Swedish researchers are working on an underwater kite that could provide a low-cost and low impact method for tapping into the energy of the ocean. Swedish start-up Minesto has obtained $2.5 million to start testing the kite in Northern Ireland next year. The kite, called Deep Green, is able to capture tidal energy at 10 times the speed of the water in which it operates.
It consists of a 3-foot-long turbine attached to a rudder and a 39-foot wingspan, tethered to the ocean floor with a 330-foot cable, according to CNN.
The turbine rotates quickly and doesn’t require a gear box, making it lighter and cheaper than other alternatives, according to Minesto representatives. The key is the tether — anchoring and steering the kite allows it to capture much more energy. The kite travels 10 times faster than the water it operates in, resulting in 1,000 times more energy, the company says.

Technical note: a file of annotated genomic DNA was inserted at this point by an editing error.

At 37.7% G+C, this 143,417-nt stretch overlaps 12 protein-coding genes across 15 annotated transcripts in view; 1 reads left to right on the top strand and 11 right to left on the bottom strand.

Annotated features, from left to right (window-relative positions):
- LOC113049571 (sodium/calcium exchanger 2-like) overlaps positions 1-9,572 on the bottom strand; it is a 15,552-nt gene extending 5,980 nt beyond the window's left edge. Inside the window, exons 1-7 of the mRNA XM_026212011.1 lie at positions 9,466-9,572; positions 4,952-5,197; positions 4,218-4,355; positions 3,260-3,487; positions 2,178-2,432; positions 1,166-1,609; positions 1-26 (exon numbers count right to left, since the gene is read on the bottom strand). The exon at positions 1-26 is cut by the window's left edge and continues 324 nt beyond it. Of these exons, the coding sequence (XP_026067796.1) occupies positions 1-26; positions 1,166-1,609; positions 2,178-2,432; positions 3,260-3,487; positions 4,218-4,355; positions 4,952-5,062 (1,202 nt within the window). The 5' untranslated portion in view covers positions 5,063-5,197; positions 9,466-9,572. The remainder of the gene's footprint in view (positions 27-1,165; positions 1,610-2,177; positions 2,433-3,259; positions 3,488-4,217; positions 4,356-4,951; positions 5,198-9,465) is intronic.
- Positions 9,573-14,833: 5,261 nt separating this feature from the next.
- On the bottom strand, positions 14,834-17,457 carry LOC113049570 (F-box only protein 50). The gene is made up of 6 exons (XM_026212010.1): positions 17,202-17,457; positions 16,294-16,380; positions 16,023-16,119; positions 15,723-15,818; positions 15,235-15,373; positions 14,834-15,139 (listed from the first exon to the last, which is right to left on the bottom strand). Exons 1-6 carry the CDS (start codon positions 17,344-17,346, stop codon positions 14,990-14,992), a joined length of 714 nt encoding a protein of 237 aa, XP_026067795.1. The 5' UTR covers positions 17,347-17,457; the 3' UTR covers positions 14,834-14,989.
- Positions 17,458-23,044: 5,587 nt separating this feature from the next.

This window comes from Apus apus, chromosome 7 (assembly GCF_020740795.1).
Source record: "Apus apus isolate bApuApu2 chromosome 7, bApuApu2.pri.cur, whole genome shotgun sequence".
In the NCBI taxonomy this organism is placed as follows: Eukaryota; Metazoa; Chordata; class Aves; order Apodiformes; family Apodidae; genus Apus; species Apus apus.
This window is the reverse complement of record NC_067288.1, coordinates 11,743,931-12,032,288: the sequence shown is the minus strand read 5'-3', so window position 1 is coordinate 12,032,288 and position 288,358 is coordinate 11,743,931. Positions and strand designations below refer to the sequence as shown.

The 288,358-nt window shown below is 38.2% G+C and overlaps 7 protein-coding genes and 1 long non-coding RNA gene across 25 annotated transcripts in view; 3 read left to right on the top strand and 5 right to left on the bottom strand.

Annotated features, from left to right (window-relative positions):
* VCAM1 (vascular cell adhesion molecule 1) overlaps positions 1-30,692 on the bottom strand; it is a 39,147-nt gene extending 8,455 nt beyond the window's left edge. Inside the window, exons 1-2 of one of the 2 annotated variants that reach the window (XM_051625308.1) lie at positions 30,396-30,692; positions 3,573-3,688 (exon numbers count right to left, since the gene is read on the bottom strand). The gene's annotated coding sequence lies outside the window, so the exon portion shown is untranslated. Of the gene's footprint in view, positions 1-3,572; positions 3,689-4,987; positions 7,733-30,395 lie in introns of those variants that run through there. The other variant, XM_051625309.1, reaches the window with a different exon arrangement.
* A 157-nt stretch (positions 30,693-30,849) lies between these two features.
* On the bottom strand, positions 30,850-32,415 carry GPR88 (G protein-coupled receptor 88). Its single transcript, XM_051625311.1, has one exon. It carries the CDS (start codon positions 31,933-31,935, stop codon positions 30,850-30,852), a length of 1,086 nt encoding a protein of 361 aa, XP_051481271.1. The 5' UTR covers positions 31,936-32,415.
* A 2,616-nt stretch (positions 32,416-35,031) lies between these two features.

There are currently a variety of tidal energy systems on trial around the world, but according to the Energy Systems Research Unit at the UK’s University of Strathclyde there are just two main methods employed.
One is tidal barrages, which use technology similar to that found in hydropower stations, while tidal stream systems — like Minesto’s “Deep Green” — use the motion of the tide and work in a similar way to wind power generation.
Luke Blunden, a researcher at the Sustainable Energy Research Group at the UK’s University of Southampton, is optimistic about tidal power’s prospects.
“Tidal energy has the winning feature of being predictable — in time particularly — which makes it inherently more valuable,” Blunden told CNN.
“Although it is more expensive, I think its reliability will win out in the end. It’s not a [total] solution, but it will be part of the energy mix.”